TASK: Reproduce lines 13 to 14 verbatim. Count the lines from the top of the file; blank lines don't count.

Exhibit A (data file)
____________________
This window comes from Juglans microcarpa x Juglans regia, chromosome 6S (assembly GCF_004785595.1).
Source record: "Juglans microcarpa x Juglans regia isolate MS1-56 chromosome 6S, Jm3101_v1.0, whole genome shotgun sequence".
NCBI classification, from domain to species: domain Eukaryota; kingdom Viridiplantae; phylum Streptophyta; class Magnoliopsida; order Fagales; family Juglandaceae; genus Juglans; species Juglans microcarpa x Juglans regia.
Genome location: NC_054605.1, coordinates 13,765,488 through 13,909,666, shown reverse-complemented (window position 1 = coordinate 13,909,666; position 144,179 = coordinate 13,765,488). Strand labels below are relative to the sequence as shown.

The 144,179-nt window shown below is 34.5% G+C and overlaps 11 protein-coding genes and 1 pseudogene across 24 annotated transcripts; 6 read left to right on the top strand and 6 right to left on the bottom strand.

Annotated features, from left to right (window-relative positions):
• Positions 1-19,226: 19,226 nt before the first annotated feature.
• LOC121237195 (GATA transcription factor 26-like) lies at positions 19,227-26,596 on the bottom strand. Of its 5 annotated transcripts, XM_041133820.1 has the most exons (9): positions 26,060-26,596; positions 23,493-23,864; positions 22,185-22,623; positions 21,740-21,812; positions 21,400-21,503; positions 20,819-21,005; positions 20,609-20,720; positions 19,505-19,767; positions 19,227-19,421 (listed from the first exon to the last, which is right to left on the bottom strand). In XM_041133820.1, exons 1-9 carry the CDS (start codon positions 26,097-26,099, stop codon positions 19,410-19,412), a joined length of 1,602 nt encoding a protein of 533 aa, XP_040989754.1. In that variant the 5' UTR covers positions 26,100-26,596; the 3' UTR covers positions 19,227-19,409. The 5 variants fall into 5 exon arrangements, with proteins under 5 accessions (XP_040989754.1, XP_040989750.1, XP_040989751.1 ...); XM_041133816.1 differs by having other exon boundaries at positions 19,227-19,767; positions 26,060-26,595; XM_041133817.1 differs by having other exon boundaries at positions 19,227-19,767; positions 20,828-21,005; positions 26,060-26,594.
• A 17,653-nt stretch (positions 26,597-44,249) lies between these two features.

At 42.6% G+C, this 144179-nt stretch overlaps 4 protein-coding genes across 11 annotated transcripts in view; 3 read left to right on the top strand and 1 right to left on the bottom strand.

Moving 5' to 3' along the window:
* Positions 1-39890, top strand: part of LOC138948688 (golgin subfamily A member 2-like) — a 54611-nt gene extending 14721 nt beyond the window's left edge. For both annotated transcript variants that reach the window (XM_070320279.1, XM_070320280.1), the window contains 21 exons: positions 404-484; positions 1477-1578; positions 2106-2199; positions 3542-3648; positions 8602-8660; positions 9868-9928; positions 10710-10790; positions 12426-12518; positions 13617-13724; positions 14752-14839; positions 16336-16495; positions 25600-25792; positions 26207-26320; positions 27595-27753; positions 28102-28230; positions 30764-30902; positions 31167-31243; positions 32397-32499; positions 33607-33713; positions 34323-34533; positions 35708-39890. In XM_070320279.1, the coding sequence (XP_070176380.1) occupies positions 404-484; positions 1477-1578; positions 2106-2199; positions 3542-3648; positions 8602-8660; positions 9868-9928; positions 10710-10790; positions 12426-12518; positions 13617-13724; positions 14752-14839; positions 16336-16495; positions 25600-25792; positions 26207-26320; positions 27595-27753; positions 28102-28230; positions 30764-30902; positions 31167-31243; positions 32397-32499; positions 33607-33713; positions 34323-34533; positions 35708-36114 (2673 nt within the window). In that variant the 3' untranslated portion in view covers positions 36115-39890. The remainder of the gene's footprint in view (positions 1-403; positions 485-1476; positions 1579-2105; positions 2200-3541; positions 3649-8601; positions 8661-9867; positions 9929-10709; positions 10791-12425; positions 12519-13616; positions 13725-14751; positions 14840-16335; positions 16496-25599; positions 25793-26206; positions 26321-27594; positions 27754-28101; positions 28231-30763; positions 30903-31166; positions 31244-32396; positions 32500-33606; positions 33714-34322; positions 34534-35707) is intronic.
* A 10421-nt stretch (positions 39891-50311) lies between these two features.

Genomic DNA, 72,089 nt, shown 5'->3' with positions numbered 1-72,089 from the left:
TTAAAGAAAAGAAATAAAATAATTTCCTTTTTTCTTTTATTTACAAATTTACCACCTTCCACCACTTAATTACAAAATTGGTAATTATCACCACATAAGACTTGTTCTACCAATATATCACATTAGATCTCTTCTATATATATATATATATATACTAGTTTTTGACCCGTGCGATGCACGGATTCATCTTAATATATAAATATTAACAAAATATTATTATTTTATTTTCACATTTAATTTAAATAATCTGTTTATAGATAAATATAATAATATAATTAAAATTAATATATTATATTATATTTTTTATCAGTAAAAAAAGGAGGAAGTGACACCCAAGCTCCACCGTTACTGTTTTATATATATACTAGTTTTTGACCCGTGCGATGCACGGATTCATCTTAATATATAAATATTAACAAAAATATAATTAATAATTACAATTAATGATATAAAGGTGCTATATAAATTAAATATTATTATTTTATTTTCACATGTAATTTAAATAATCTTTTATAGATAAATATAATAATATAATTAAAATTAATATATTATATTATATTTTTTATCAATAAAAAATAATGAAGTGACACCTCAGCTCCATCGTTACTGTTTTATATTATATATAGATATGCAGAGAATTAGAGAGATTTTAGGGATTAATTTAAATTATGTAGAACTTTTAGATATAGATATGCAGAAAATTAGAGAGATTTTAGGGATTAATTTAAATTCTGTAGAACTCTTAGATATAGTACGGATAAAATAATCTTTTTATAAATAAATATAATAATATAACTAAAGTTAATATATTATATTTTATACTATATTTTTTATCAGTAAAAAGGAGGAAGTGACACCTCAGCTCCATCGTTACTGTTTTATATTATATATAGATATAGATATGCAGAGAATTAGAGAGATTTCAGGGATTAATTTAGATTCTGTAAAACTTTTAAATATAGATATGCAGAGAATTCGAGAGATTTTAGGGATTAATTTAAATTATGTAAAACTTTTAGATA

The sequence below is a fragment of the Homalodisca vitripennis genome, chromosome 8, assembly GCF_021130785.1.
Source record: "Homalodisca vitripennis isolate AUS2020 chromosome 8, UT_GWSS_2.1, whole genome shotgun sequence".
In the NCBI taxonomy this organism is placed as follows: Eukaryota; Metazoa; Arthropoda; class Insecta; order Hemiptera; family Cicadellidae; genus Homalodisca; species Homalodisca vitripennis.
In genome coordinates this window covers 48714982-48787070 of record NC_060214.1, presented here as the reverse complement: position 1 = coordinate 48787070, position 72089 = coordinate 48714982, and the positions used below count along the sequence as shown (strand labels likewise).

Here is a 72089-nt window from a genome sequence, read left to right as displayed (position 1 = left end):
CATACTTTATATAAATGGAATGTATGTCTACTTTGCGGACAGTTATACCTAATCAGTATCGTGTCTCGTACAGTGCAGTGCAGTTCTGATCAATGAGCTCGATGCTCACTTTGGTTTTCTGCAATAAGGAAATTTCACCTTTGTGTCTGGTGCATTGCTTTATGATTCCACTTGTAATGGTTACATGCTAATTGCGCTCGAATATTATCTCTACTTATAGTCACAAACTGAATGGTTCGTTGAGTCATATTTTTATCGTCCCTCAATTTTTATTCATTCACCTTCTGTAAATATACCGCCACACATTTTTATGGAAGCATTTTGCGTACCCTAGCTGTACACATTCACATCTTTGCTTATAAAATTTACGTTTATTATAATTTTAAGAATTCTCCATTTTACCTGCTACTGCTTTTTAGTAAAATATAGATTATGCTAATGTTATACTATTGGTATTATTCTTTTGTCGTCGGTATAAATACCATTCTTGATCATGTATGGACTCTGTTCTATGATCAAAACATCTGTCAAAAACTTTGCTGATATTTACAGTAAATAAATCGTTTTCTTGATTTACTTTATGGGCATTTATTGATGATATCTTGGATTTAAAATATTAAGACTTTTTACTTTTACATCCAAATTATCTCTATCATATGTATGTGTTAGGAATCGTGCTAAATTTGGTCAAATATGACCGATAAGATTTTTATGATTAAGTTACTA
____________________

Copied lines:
* A 10421-nt stretch (positions 39891-50311) lies between these two features.

Genomic DNA, 72,089 nt, shown 5'->3' with positions numbered 1-72,089 from the left: